Villanueva: From immigrant struggles to speaking at Governor’s inaugural celebration

Photo of Leanne Villanueva standing in front of the Administration building at UH West Oahu

Leanne Villanueva overcame struggles in elementary school to become a so-called Academic Olympian.

UH West Oʻahu junior Leanne Aira Villanueva remembers feeling forlorn as a fifth-grader, having gone from being a top-flight student at her school in the Philippines to being a troubled student at August Ahrens Elementary School.

“It was a shock for me,” said Villanueva of her move to a new country. Kids were different culturally than her small school in the Philippines. Although she knew English, it was spoken differently and she found herself in an English language learner program.  

Worse yet, Villanueva’s academic performance suffered. After having been proud of her status as one of the top five performing students at her old school in Ilocos Sur, she was in a lower-performing rung at the elementary school in Waipahu.

“It took awhile for me to adjust,” said Villanueva,  now 19, and a so-called “Academic Olympian,” or someone who earned an associate degree just prior to graduating from high school. But at the ripe age of 11, Villanueva was struggling.  

“I felt really helpless and I didn’t want to be in that position anymore.” Determined to succeed, Villanueva approached teachers for tutoring and put in time after school learning to overcome her difficulties.  

photo of five people standing for a photo. Three of them (Dawn and David Ige and Villanueva) are wearing lei.

In December, Villanueva spoke at Gov. David Ige’s inaugural celebration. (L to R) Vlllanueva’s mother, Aurelia Teresita Villanueva, Dawn and David Ige, Villanueva, and Villanueva’s brother, Christian Aquino.

Flash forward to earlier this year, when her story caught the eye of Hawaiʻi Gov. David Ige, who posted a picture of himself and Villanueva on Facebook and remarked about her story.

“Despite being a young immigrant, Miss Villanueva worked hard to get to where she is today because she is determined to realize a successful future someday,” Ige noted in the April 2018 post.

“Miss Villanueva is yet to discover her career goal as she is still unsure of what she wants to become someday; although, she has keen interest in business. In the meantime, Miss Villanueva’s main goal is to graduate with an AA degree, as well as be valedictorian for the WHS Class of 2018.”

Indeed, Villanueva accomplished all of that: Associate of Arts degree from Leeward Community College? Check. Graduating as a Waipahu High School valedictorian with a 4.1 grade point average? Check. Acting on an interest in business? Check. (She is now studying business administration as a junior at UH West Oʻahu).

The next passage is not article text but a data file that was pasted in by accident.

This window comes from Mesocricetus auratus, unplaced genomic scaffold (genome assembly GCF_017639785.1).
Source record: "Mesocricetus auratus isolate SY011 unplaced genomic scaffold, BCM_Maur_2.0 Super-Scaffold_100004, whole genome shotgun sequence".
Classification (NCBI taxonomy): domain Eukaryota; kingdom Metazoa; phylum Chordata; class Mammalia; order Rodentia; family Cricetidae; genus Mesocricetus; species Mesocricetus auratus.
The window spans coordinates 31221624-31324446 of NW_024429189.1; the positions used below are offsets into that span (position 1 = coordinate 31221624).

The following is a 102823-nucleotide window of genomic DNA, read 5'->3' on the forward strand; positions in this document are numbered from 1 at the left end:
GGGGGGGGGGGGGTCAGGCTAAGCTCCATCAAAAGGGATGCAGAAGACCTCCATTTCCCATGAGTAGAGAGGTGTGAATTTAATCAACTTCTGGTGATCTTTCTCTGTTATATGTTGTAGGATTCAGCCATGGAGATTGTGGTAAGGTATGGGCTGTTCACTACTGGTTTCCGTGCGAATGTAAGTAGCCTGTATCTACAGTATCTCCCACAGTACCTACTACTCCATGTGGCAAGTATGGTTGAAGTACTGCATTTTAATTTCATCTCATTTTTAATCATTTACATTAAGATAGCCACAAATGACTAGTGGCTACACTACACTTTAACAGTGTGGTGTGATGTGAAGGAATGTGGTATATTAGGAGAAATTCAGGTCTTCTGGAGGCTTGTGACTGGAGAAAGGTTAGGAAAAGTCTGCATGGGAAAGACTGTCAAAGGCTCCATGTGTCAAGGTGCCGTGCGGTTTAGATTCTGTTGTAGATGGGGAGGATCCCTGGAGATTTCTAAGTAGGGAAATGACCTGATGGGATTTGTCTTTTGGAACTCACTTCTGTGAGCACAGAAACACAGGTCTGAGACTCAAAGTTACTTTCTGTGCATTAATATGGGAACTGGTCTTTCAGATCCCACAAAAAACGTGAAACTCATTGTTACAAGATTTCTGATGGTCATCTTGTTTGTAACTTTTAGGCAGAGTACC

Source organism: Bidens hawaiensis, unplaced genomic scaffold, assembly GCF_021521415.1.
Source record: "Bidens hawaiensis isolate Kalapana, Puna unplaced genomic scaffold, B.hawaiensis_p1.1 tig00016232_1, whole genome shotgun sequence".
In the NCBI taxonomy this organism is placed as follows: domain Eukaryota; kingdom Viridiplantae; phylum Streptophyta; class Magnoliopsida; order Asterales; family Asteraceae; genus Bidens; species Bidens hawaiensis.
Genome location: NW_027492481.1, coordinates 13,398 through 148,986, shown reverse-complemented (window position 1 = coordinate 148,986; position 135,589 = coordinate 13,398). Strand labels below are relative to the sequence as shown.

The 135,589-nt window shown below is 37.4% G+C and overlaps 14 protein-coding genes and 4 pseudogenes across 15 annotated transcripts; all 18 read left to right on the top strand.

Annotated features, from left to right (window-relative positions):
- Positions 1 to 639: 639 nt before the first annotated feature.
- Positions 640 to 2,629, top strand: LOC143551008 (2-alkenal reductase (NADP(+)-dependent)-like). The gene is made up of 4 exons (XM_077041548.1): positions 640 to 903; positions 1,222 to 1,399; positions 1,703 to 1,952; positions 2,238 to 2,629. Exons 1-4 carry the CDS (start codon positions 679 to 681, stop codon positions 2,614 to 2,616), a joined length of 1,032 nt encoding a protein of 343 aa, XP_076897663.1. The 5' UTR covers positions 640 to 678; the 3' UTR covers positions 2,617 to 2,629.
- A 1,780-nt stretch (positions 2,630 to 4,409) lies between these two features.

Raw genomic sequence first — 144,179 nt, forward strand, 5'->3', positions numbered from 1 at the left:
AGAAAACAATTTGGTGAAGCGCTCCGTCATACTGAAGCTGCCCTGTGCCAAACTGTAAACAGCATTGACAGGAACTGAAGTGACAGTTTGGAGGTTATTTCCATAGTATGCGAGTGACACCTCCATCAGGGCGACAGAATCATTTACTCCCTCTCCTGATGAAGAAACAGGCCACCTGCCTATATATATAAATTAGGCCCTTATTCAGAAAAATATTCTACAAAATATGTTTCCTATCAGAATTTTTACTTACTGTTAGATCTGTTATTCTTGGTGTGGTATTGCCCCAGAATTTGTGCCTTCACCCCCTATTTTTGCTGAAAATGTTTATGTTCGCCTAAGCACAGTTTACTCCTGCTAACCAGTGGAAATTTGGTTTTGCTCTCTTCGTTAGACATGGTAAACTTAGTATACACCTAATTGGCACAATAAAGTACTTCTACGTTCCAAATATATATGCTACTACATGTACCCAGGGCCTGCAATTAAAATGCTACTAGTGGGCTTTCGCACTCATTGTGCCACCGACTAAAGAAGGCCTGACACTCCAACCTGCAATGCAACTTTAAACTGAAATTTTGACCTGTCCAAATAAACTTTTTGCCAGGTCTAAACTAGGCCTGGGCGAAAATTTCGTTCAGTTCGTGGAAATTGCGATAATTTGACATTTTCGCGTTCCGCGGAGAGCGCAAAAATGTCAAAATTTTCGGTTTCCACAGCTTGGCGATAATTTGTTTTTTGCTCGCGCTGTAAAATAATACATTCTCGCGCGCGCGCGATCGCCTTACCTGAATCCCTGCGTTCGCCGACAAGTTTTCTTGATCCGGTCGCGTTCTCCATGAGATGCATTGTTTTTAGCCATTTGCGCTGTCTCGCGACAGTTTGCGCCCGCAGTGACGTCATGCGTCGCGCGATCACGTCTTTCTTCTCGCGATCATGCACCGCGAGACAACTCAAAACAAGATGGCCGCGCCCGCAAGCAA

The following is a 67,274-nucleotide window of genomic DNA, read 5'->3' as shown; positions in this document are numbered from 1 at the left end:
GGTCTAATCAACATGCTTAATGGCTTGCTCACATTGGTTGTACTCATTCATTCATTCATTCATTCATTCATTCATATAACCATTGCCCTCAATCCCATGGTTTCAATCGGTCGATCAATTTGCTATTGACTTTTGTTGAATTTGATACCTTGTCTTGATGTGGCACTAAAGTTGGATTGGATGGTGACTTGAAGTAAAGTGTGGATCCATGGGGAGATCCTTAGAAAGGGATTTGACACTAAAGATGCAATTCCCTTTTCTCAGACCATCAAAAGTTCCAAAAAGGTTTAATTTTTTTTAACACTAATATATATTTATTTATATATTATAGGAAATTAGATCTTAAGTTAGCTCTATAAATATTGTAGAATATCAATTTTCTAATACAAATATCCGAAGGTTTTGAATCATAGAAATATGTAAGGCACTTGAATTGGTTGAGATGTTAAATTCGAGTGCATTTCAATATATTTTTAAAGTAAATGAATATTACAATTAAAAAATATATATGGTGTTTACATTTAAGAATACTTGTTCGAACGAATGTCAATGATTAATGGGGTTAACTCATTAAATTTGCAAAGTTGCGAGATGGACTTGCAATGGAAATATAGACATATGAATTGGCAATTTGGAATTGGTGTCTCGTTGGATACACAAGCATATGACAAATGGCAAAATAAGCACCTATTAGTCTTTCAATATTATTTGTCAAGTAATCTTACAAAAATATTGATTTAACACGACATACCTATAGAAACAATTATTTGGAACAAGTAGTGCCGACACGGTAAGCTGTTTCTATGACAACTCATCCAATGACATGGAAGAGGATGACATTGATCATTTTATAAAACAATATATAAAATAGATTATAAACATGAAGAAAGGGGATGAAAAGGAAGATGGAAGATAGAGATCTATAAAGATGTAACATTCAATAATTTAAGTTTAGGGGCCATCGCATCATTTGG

She said she had the second-highest GPA of Waipahu graduates and was happy to show her parents that their efforts had paid off. “They were very, very proud,  and I was very proud too, considering where I started.”

Villanueva credits her mother for instilling an appreciation for education, and that, plus her own desire to give back to the community and set an example for others, has contributed to her growth. But she also appears to possess an unyielding drive to achieve, maintains a positive outlook, puts long-term goals ahead of short-term distractions, and exhibits a mature-for-her-age ability to size up situations.  

“My mom groomed me to value education,” said Villanueva, who hopes to graduate as valedictorian at UH West Oʻahu and give the student speech at commencement. “I really value education. I want to do well in school.”

Villanueva’s hard work at August Ahrens resulted in a series of breakthroughs. She put in hours of after-school work to exit the English language learner program and in the 6th grade was part of a team that won a school-wide science competition. “That was a huge accomplishment for me.” she said.

But the victory was short-lived when everyone else on the team was selected for a gifted and talented program in intermediate school. However, in typical fashion, Villanueva realized she could still make it on her own. Not making the program wasn’t the end of the world – she could still accomplish great things on her own.  She got straight A’s in the 7th and 8th grades.